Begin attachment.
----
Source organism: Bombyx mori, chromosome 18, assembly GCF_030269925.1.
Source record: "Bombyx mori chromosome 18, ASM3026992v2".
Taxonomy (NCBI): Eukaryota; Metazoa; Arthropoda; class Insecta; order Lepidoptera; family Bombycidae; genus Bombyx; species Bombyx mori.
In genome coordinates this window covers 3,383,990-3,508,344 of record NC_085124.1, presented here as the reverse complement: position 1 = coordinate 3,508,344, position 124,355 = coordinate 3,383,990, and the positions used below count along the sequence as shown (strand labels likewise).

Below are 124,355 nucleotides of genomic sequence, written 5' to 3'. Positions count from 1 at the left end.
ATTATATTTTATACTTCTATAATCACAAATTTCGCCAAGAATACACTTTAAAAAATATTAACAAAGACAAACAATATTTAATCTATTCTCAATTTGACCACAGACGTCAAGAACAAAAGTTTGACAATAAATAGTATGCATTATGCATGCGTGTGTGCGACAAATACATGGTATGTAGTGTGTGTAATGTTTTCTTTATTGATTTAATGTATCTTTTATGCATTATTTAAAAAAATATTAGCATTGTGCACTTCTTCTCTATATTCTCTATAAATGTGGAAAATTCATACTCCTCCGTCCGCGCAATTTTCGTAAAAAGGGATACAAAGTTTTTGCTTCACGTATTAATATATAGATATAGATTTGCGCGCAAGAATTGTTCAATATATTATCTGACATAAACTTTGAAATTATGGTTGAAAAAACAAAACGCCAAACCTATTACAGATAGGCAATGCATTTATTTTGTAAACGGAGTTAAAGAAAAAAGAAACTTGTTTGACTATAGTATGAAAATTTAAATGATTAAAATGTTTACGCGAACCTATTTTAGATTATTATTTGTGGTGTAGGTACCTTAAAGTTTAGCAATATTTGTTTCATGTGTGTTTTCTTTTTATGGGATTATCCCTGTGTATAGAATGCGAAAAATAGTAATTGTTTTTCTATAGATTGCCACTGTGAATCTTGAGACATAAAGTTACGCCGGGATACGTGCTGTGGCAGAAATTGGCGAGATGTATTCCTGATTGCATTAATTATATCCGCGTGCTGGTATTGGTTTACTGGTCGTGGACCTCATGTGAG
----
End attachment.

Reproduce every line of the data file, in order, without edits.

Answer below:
Source organism: Bombyx mori, chromosome 18, assembly GCF_030269925.1.
Source record: "Bombyx mori chromosome 18, ASM3026992v2".
Taxonomy (NCBI): Eukaryota; Metazoa; Arthropoda; class Insecta; order Lepidoptera; family Bombycidae; genus Bombyx; species Bombyx mori.
In genome coordinates this window covers 3,383,990-3,508,344 of record NC_085124.1, presented here as the reverse complement: position 1 = coordinate 3,508,344, position 124,355 = coordinate 3,383,990, and the positions used below count along the sequence as shown (strand labels likewise).

Below are 124,355 nucleotides of genomic sequence, written 5' to 3'. Positions count from 1 at the left end.
ATTATATTTTATACTTCTATAATCACAAATTTCGCCAAGAATACACTTTAAAAAATATTAACAAAGACAAACAATATTTAATCTATTCTCAATTTGACCACAGACGTCAAGAACAAAAGTTTGACAATAAATAGTATGCATTATGCATGCGTGTGTGCGACAAATACATGGTATGTAGTGTGTGTAATGTTTTCTTTATTGATTTAATGTATCTTTTATGCATTATTTAAAAAAATATTAGCATTGTGCACTTCTTCTCTATATTCTCTATAAATGTGGAAAATTCATACTCCTCCGTCCGCGCAATTTTCGTAAAAAGGGATACAAAGTTTTTGCTTCACGTATTAATATATAGATATAGATTTGCGCGCAAGAATTGTTCAATATATTATCTGACATAAACTTTGAAATTATGGTTGAAAAAACAAAACGCCAAACCTATTACAGATAGGCAATGCATTTATTTTGTAAACGGAGTTAAAGAAAAAAGAAACTTGTTTGACTATAGTATGAAAATTTAAATGATTAAAATGTTTACGCGAACCTATTTTAGATTATTATTTGTGGTGTAGGTACCTTAAAGTTTAGCAATATTTGTTTCATGTGTGTTTTCTTTTTATGGGATTATCCCTGTGTATAGAATGCGAAAAATAGTAATTGTTTTTCTATAGATTGCCACTGTGAATCTTGAGACATAAAGTTACGCCGGGATACGTGCTGTGGCAGAAATTGGCGAGATGTATTCCTGATTGCATTAATTATATCCGCGTGCTGGTATTGGTTTACTGGTCGTGGACCTCATGTGAG